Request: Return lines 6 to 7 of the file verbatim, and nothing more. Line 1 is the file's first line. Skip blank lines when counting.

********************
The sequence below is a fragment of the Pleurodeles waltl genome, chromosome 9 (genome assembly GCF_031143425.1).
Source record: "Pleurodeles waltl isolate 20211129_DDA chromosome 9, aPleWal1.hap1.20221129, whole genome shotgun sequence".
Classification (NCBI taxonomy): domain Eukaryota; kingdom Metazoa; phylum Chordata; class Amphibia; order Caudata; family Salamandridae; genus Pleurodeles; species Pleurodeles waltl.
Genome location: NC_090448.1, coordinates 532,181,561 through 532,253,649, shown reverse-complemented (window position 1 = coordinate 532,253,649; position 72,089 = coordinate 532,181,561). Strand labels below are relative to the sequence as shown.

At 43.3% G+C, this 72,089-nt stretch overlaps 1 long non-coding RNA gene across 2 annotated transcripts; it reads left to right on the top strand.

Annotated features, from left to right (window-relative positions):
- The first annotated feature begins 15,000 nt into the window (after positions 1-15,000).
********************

Annotated features, from left to right (window-relative positions):
- The first annotated feature begins 15,000 nt into the window (after positions 1-15,000).